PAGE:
Small disjuncts represent clusters of instances that are relatively scarce and less frequently observed compared to the dominant patterns within the class. These sub-concepts often hold valuable information and insights but tend to be overshadowed by the larger, well-represented concepts during the learning process of classifiers. Consequently, classifiers may disproportionately focus on the more prominent patterns, leading to overfitting of these larger disjuncts and subpar performance when classifying new examples that belong to the underrepresented sub-concepts.

The prevalence of small disjuncts is especially notable in healthcare data, where the heterogeneity of diseases, such as various types and subtypes of cancer, coupled with the biological diversity among patients, gives rise to numerous small, distinct sub-concepts.

Similarly, facial and emotional recognition tasks also encounter underrepresented data, as different individuals exhibit subtle variations in their facial features and emotional expressions.

Distinguishing between core concepts, underrepresented sub-concepts, and noisy instances poses a significant challenge in current research. It becomes even more intricate when multiple data imperfections coexist, as is often the case. Researchers strive to develop techniques and methodologies that effectively handle these complexities, aiming to extract meaningful insights from underrepresented data while mitigating the impact of noise and other imperfections.

Addressing the issue of underrepresented data necessitates innovative approaches that consider the unique characteristics and challenges associated with small disjuncts. These approaches focus on enhancing the classification performance for underrepresented sub-concepts, ensuring that classifiers can accurately identify and classify instances belonging to these crucial but often overlooked patterns.

  • One such approach is to employ data augmentation techniques specifically tailored to address underrepresented data. Data augmentation involves generating synthetic examples that mimic the underrepresented patterns and introduce diversity into the training data. This can help the classifier to learn and generalize better to the small disjuncts.
  • Additionally, techniques such as transfer learning, ensemble methods, and active learning can be employed to leverage knowledge from related domains, combine multiple models, and strategically select informative instances for labeling, respectively.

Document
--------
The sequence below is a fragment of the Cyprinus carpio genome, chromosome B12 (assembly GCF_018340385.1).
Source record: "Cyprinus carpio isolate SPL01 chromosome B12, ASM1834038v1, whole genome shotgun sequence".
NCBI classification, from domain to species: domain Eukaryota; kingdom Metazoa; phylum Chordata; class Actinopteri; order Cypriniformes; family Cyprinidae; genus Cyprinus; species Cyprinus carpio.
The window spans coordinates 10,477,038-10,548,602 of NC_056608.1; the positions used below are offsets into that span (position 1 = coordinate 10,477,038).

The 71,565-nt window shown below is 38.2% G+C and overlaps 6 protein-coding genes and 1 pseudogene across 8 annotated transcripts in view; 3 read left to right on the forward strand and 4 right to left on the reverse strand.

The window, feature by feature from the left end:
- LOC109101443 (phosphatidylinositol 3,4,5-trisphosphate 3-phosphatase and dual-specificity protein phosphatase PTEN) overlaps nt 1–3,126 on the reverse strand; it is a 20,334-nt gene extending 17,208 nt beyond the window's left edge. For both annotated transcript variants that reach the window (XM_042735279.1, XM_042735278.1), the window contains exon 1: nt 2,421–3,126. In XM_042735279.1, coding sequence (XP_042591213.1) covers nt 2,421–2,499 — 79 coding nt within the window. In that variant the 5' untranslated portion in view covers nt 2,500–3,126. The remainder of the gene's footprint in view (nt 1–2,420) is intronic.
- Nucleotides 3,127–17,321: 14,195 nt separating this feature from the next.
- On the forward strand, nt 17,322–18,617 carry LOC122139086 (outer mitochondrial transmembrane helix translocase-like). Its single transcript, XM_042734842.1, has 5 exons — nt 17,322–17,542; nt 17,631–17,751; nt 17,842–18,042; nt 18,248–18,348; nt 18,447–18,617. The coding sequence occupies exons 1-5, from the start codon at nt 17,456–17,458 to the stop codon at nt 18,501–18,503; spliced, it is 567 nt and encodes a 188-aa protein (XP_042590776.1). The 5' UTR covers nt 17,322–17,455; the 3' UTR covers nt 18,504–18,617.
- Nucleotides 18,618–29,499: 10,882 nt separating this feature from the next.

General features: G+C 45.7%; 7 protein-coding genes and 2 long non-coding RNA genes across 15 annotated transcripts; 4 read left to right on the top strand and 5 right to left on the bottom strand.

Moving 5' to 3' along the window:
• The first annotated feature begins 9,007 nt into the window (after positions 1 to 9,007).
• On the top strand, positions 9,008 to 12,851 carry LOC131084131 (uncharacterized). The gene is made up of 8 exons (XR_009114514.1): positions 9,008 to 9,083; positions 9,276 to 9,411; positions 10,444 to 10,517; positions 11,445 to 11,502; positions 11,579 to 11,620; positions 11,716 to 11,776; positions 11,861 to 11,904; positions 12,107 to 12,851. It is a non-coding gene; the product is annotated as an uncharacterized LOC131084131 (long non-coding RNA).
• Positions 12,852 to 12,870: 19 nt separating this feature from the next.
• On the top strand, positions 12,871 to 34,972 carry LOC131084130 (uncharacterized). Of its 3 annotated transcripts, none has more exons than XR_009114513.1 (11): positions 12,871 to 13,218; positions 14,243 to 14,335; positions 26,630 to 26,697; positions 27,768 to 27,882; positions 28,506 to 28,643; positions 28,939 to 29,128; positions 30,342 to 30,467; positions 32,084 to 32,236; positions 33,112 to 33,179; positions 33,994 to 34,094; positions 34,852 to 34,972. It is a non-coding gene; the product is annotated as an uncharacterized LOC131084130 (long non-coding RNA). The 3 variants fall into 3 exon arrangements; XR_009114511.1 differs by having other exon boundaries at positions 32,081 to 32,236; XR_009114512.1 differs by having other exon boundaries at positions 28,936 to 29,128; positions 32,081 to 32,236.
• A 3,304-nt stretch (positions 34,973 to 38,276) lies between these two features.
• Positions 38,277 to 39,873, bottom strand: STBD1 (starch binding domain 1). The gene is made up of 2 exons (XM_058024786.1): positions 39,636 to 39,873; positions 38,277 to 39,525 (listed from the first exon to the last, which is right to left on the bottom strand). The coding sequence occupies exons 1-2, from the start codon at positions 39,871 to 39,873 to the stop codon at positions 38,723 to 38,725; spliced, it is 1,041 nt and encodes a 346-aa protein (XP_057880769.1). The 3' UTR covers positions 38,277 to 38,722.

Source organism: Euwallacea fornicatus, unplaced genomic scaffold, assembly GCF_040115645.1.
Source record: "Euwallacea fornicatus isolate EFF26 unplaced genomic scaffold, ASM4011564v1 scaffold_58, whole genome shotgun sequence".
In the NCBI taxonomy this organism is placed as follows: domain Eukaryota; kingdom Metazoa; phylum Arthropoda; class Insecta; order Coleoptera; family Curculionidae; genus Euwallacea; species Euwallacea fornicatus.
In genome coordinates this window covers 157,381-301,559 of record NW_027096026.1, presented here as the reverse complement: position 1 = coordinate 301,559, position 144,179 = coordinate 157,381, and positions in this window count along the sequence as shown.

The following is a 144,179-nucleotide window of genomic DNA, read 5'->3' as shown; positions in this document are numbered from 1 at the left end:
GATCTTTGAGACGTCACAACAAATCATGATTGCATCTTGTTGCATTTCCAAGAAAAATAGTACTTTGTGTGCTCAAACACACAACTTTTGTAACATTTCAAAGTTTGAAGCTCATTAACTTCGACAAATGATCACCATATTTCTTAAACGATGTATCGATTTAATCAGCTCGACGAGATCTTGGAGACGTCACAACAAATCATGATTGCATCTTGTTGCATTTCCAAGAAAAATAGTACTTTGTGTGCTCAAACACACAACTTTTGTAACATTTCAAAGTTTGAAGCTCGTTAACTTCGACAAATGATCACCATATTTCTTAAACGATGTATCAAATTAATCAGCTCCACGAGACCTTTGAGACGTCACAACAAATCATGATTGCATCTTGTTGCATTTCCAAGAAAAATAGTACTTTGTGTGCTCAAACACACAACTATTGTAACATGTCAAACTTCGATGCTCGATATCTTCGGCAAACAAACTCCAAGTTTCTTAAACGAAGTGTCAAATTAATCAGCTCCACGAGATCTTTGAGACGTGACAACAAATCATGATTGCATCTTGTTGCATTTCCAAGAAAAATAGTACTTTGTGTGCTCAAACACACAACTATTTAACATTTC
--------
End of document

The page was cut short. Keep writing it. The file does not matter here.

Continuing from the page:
• Furthermore, feature engineering plays a crucial role in addressing underrepresented data. It involves identifying and crafting informative features that capture the distinguishing characteristics of the underrepresented sub-concepts. Feature selection algorithms, dimensionality reduction techniques, and domain knowledge can guide the selection and creation of relevant features that aid in improving the discriminative power of the classifiers.

It is important to emphasize the significance of collecting and annotating high-quality data that adequately represents the underrepresented sub-concepts. Collaborations between domain experts, data collectors, and machine learning practitioners are crucial to ensure a comprehensive understanding of the domain and to capture the nuances of the underrepresented patterns effectively.

By actively addressing the challenges associated with underrepresented data, researchers and practitioners can improve the performance, fairness, and reliability of machine learning models. This, in turn, paves the way for more accurate and inclusive applications across various domains.


Class overlap is a prevalent issue in machine learning that occurs when instances from different classes occupy the same regions in the data space. This phenomenon poses a significant challenge for classifiers as they struggle to differentiate between overlapping concepts, resulting in poor classification performance, particularly for the less represented concepts within these regions.

  • Traditionally, researchers have approached the problem of class overlap by either excluding overlapped regions from the learning process, which somewhat neglects the issue, or by treating the overlapped data as a separate class.
  • Another approach involves building distinct classifiers for overlapped and non-overlapped regions.
  • Additionally, some authors have explored distinguishing between scattered examples across the entire input space and those concentrated along decision boundaries, employing tailored strategies to handle each type differently.